L-R Connor Brennan, Madeline Logan, Chris Jensen, Howard Raik. in Dracula at The Raven. (Photo: Joe Mazza)
L-R Connor Brennan, Madeline Logan, Chris Jensen, Howard Raik. in Dracula at The Raven. (Photo: Joe Mazza)

4 Stars

If your idea of summer fun included telling spooky tales around the campfire or listening to audiobooks during your cross-country road trip you might enjoy beginning the fall theater season with Brian McKnight’s “Dracula,” a Glass Apple Theatre production at the Raven. 

Based on Bram Stoker’s 1897 novel Dracula, the production is an exciting world premiere stage adaptation of Orson Welles’ 1938 radio drama “Dracula.” And it is just in time to prepare your mind for Halloween.

Adapted and directed by McKnight, the show weaves an ominous adventure of suspense centered around the identity and mysterious intentions of the pale skinned Transylvanian Count Dracula portrayed by Andrew Bosworth.

The mystery drives Johnathan Harker played by Chris Jensen, nearly insane and sends his wife, Mina (Madeline Logan), to the edge of her grave.

Meanwhile, Dr. Seward (Connor Brennan) reaches out to the more experienced Dr. Van Helsing (Howard Raik) in a desperate attempt to understand what malady affects the fragile Lucy Westenra (Katie O’Neill), who was Mina’s best friend and in the original story probably was the Count’s first victim.

There’s an eerie old castle, a graveyard, an endangered ship at sea and a number of strange boxes with their curious contents that all have to be puzzled out to save the country from the bloody curse of the undead.

This World Premiere hybrid radio-drama is performed in evocative 19th century period costumes by designer Tina Haglund Spitza (with assistance of Cheryl Snodgrass).

To add dimension to this narrated drama, it is performed in front of projected back wall imagery by scenic designer Lauren Nichols (with Alyssa Mohn).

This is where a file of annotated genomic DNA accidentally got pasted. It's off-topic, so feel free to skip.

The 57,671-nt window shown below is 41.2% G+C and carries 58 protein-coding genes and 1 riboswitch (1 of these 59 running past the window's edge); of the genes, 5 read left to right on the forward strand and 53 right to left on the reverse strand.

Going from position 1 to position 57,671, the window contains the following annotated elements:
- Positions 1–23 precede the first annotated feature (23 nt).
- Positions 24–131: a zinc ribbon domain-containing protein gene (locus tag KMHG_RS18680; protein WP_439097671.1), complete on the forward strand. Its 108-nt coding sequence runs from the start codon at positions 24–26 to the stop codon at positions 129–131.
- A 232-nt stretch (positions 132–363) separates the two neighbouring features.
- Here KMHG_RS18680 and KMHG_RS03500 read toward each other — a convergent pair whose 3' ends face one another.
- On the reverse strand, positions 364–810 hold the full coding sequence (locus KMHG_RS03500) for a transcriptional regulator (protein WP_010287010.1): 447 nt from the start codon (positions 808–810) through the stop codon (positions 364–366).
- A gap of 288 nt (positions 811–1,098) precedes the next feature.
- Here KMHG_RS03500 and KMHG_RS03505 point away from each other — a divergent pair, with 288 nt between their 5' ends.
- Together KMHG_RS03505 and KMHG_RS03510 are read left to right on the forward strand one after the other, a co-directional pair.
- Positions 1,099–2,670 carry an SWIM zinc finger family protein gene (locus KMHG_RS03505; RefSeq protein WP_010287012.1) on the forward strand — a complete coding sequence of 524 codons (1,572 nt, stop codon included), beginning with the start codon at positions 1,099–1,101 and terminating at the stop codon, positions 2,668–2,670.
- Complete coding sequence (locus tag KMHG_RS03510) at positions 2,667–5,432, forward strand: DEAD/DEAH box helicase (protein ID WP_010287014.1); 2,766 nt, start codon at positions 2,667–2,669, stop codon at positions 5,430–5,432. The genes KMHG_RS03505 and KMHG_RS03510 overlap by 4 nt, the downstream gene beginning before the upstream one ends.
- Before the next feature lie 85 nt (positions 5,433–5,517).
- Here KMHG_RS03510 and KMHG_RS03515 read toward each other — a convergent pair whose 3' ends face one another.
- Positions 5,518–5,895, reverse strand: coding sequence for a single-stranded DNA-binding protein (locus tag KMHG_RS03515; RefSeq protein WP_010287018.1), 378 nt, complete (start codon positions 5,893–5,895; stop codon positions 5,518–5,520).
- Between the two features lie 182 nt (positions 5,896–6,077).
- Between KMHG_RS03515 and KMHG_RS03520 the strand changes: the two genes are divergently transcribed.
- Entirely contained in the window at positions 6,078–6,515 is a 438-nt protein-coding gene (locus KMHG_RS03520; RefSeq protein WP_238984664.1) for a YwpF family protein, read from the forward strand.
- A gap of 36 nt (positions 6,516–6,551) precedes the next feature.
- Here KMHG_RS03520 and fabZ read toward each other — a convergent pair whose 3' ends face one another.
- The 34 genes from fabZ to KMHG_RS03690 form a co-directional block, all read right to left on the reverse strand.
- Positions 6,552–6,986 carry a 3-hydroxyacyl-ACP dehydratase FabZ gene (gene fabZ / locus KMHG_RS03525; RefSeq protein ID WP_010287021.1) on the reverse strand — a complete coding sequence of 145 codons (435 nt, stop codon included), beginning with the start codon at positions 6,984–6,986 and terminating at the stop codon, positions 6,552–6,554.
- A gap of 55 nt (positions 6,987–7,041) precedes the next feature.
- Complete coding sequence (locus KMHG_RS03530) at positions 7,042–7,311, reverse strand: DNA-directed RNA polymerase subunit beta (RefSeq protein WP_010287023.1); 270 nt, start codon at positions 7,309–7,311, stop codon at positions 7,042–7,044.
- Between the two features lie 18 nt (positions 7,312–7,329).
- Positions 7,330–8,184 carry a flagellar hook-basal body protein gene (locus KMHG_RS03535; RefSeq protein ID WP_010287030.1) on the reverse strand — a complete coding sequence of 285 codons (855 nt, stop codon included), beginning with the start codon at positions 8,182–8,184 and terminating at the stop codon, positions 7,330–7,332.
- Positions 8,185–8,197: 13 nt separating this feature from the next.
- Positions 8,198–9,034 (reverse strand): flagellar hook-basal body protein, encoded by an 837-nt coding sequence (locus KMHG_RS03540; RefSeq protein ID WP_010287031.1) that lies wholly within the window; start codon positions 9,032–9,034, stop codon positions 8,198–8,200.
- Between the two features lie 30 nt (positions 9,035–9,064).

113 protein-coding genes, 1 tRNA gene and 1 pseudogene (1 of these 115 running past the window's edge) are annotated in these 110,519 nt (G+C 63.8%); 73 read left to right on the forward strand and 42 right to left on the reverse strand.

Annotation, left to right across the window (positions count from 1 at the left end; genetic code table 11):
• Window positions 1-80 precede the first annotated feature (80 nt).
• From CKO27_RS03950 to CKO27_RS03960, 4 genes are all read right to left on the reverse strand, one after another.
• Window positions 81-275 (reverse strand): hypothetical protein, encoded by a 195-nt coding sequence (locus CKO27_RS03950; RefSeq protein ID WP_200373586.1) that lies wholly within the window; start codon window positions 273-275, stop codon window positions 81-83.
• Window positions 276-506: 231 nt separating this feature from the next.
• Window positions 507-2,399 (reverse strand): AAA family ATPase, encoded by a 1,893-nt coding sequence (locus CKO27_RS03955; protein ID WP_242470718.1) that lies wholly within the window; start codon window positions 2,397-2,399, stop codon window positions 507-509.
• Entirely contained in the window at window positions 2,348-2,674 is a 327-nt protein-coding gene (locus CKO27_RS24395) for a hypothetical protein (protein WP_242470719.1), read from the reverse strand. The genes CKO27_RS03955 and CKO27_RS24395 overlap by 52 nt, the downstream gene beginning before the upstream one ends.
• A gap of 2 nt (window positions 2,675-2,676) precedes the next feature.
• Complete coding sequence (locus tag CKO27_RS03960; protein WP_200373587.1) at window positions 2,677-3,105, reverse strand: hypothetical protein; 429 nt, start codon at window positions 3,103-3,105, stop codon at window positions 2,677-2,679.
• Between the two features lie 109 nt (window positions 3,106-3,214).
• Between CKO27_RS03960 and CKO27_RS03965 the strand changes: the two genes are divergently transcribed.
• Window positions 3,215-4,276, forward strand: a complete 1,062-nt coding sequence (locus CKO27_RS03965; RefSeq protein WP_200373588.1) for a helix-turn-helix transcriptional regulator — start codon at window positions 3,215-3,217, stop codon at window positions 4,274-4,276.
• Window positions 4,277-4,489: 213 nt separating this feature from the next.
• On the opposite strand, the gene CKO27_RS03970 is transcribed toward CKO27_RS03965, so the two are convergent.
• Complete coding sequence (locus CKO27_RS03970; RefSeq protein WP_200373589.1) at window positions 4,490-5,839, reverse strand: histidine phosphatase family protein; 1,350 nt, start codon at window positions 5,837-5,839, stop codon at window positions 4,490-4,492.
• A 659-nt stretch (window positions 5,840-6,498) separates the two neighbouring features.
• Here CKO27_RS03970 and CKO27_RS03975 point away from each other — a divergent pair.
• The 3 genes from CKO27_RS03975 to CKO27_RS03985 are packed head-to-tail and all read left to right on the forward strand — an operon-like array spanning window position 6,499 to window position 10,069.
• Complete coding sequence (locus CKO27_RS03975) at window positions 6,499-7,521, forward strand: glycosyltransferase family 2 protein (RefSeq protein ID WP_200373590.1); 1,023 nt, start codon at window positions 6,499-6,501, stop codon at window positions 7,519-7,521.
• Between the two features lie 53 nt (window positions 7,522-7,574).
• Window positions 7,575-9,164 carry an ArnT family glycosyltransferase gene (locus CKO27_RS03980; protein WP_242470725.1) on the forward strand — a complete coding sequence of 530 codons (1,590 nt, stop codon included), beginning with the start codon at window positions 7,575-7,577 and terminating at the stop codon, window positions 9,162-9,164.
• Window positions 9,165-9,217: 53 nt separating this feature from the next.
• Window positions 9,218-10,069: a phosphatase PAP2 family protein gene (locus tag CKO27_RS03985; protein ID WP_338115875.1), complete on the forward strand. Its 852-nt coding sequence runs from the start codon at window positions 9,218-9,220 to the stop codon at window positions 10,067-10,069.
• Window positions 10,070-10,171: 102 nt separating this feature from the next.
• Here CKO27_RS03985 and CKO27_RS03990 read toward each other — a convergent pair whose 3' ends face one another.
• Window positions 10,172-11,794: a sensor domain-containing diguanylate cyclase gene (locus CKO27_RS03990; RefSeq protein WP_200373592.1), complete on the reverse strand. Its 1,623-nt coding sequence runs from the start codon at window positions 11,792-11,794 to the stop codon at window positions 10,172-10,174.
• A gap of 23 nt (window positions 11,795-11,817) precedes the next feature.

DETAILS: Orson Welles’ Dracula is onstage at the Raven Theatre, 6157 N. Clark St., Chicago, IL through September 25, 2022. Running time: 80 minutes with no intermission.  Ticket information is available at glassappletheatre.

Reno Lovison

For more shows visit Theatre in Chicago

‘Hello Dolly’ still a favorite

 

Director/Choreographer Denis Jones (Photo courtesy of Denis Jones)
Director/Choreographer Denis Jones (Photo courtesy of Denis Jones)

 

The book by Michael Stewart and the lyrics and music by Jerry Herman will still enchant audiences when the regular (post previews) run of “Hello Dolly” opens Aug. 31, 2022 at Marriott Theatre Lincolnshire, according to Director/Choreographer Denis Jones.

Based On playwright Thornton Wilder’s “The Matchmaker,” the musical won Tonys for Best Book of a Musical, Best Original Score and Best Musical when it opened on Broadway back in 1964.

But Jones who has worked productions from the NY City Center and Kennedy Center to Goodman Theatre and the Lyric Opera, isn’t worried that the show, set in the late 1800’s, will be considered too dated by Marriott’s sophisticated suburban audience.

“Its appeal is enduring,” said Jones during a recent phone interview.

“It explores the human experience. It continues to be relevant,” he said.

“It’s about grief and there is the deep humanity of Dolly Gallagher Levi,” said Jones. “Dolly brings people together.”

He also liked that Wilder’s characters took “bold” steps that defied society in the late 1800s.

Originally a farce written in 1938 as the “Merchant of Yonkers,” Wilder revised the play at the urging of Shakespeare and theater authority Tyrone Guthrie. Renamed “The Matchmaker,” It opened in 1955 and won a Tony under Guthrie’s direction.

What might audiences expect under Jones’ direction?

“I’m honoring the Thornton Wilder experience of actors speaking to the audience,” said Jones who wanted to take advantage of Marriott’s “Theater in the Round” configuration and that shows there can use the aisles in their productions.

“I’m already seeing that working in the previews (started Aug. 24). I was delighted.” He added, “The characters commune with the audience. It feels intimate.”

In a spacer like the Marriott, I feel the audience is very much a part of the show – the audience is included.”

Jones also praised the Marriott cast and lead of Heidi Kettenring.  “I have a Dolly who will knock your socks off.”

Noting the musical’s iconic songs, he repeats the show’s enduring qualities and adds with an exclamation mark, “There’s the score!”

For more information visit Hello Dolly at Marriott Theatre Lincolnshire.

Jodie Jacobs